MN Travel Guide: January

A meat vending machine, reopened Nicollet Mall, new mercantile market and more highlight what’s new around the state

An illustration of Minnesota with its different regions outlined in different colors.

illustration by darren booth




The wistful sounds of a “bibigwan,” a Native American flute, now serve the congregation of First Lutheran Church, along with more than 1,300 pipes making up the church’s new Casavant Frères Pipe Organ. After three weeks of installation—plus countless hours spent tuning—the organ, built by one of Canada’s biggest, longest-running organ producers, has greatly improved on the acoustics of the church’s original 1941 instrument, which was only half finished amid the chaos of World War II.



A family roasting marshmallows around a campfire at a campsite.

photo courtesy of prairie woods environmental learning center


Prairie Woods Environmental Learning Center purchased Geer Island, a five-acre peninsula embraced by ironwood trees and cattails, to engage young people with the outdoors. Although it is technically a peninsula, this spit of land surrounded by water maintains an island atmosphere, ideal for future low-impact improvements, including a potential canoe launch site, campgrounds, and a walking and ski trail.





To satisfy carnivorous cravings at all hours of the day, the family-owned Steve’s Meat Market unveiled the state’s first Meat Vending Machine—only the second in the country, with the first (unsurprisingly) bringing sealed-air savoriness to Hudson, Wisconsin. Shipped in from Germany, this machine peddles several types of cured sausages, plus cheddar sticks, cheese curds, and more 24/7.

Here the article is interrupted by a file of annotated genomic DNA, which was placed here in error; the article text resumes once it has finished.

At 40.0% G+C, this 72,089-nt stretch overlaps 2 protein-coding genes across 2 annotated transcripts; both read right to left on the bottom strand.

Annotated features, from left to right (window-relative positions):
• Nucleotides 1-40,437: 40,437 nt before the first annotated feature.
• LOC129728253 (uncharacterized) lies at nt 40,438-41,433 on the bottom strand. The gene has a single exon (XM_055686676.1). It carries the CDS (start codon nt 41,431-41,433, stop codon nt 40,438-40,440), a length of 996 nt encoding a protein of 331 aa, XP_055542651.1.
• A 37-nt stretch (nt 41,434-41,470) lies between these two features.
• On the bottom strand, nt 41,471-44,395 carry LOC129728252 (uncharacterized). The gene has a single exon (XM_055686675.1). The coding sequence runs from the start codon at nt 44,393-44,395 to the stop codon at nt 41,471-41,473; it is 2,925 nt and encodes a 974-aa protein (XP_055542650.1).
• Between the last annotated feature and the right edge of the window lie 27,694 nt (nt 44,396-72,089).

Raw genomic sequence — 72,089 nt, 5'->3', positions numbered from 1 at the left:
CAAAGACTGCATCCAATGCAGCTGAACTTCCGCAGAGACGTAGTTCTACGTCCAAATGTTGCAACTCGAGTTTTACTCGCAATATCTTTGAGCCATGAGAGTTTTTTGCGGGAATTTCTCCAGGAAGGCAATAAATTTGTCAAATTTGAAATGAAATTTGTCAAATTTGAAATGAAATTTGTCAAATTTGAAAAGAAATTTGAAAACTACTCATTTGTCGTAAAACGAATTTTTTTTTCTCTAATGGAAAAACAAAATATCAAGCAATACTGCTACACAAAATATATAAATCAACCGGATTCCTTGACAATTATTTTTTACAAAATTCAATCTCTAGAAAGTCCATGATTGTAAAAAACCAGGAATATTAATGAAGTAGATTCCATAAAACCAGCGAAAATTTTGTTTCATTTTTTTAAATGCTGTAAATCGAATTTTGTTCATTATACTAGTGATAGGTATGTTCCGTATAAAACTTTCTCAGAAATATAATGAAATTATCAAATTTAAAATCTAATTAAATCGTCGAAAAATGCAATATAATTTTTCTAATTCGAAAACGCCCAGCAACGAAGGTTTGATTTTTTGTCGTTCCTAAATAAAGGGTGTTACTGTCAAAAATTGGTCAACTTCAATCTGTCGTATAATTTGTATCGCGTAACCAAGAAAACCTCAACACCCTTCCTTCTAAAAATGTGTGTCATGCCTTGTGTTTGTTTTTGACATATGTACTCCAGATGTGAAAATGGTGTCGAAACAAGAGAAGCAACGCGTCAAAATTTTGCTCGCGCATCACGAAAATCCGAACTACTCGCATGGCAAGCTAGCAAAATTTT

The storefront of the Duluth Maker's Mercantile.

photo by kiley marissa photography


A once-upon-a-time gas station has transformed into the Duluth Maker’s Mercantile, featuring 30 local crafters’ unique, ever-changing work—from prints and soaps to jewelry and pillows to wool coasters and hand warmers.





Pedestrians, cyclists, drivers, and business owners can heave a sigh of relief, as frustration over the $50 million renovation on Nicollet Mall, which has been closed off to vehicles since July 2015, comes to an end, and the downtown stretch finally reopens. The newly realized boulevard boasts 250 new trees and the metro’s second largest public art display after the Sculpture Garden.